No man knows how bad he is till he has tried very hard to be good.”
-C.S. Lewis

Is it just me or do you have recurring nightmares where you’re wrestling a wild predator? I do and it’s terrifying. Can you imagine falling into a cage and wrestling a gorilla? Chances of survival are bleak. Gorilla fights turn out to be a handy metaphor for wrestling compulsions, those strong, irrational impulses of body and mind. These stubborn sensations find their roots in the cardinal sins, and manifest as ingrained habits of human brokenness. 

You know my story. I determine never to do it again. I fight against it. I lose to it. This cyclical struggle to pin my personal gorilla is so common and so tragic. It’s just as Lewis quipped, trying to be good, I discover my badness — my brokenness. Does that mean I’m stuck in the cage, screaming, bleeding, and dying? Not at all. There’s hope. What’s my one advantage over a gorilla? My mind. My brain. My intelligence. 

Instead of lunging at the gorilla, I can lunge for the tree. Instead of going for the kill, I can climb out of the cage! The hard truth is this, I can’t kill the gorilla, just like I can’t kill the compulsion. I’ve got to stop attacking it, and escape it. It’s a paradox of intention. A forced intention makes impossible what one forcibly wishes,” wrote Viktor Frankl. When my attention gets refocused toward the proper object then the compulsion will unravel spontaneously. 

One of my gorillas is gluttony. Over the years. I’ve become a gourmand, a person who enjoys eating and often eats too much. I can’t stop at meals, it’s a constant wrestling match against indulgence, no matter how many times I try to white-knuckle-it at the table and say, I’m only going to eat 10 chips with salsa this time, or I’m only ordering off the kids’ menu, or Im not eating off the kids’ plates anymore, it doesn’t work. All of these frontal assaults don’t help, they won’t kill the gorilla.

So how do I escape gluttony? By practicing spiritual disciplines, simple exercises that build strength of character by eliciting God’s transforming grace. One that has been especially helpful is fasting. Fasting is a way of training with the Spirit, it’s a way of transcending the compulsion, and it illustrates the way all spiritual disciplines work. Richard Foster, author of Celebration of Discipline says it beautifully:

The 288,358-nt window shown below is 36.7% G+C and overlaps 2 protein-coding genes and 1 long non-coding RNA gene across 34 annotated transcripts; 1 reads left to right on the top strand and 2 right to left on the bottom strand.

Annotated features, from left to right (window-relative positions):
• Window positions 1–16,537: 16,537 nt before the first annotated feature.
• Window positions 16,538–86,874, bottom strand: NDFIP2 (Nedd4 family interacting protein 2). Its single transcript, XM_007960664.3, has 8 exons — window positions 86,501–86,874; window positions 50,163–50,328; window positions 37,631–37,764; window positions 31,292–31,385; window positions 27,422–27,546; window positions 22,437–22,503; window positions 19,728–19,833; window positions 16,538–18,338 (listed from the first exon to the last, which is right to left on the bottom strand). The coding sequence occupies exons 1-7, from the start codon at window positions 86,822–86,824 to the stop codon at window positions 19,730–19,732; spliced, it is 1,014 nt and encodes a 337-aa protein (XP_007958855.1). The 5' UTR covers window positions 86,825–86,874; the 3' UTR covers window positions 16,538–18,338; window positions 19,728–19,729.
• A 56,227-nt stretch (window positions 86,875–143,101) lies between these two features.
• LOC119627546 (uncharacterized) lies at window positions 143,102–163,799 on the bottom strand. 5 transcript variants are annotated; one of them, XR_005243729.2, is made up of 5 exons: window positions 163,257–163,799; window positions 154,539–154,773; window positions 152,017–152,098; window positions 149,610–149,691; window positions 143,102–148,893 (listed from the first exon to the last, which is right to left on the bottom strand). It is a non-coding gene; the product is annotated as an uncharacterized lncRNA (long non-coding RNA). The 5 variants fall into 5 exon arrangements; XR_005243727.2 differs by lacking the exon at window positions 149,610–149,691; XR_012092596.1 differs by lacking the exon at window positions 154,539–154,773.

We cannot by direct effort make ourselves into the kind of people who can live fully alive to God. Only God can accomplish this in us.… We do not, for example, become humble merely by trying to become humble. Action on our own would make us all the more proud of our humility. No, we instead train with Spiritual Disciplines appropriate to our need.… By an act of the will we choose to take up disciplines of the spiritual life that we can do. These disciplines are all actions of body, mind, and spirit that are within our power to do.… Then the grace of God steps in, takes this simple offering of ourselves, and creates out of it the kind of person who embodies the goodness of God.

I’ve been training with the spiritual discipline of fasting for the last twelve months and it’s been delightful to see the slow, liberating work of grace that’s enabling me to overcome my compulsion. I’ve completely abandoned my headstrong assaults on gluttony and replaced them with a simple daily fast once a week. I don’t have to wrestle, I can escape. I’ve been at this for a while. I’m not out of the cage yet, but I’m getting higher. I’m moving upwards from limb to limb. Sometimes I fall — that’s okay, it’s all a part of escaping. It’s all a part of the journey. The important thing is to keep climbing.

Text First Published August 2016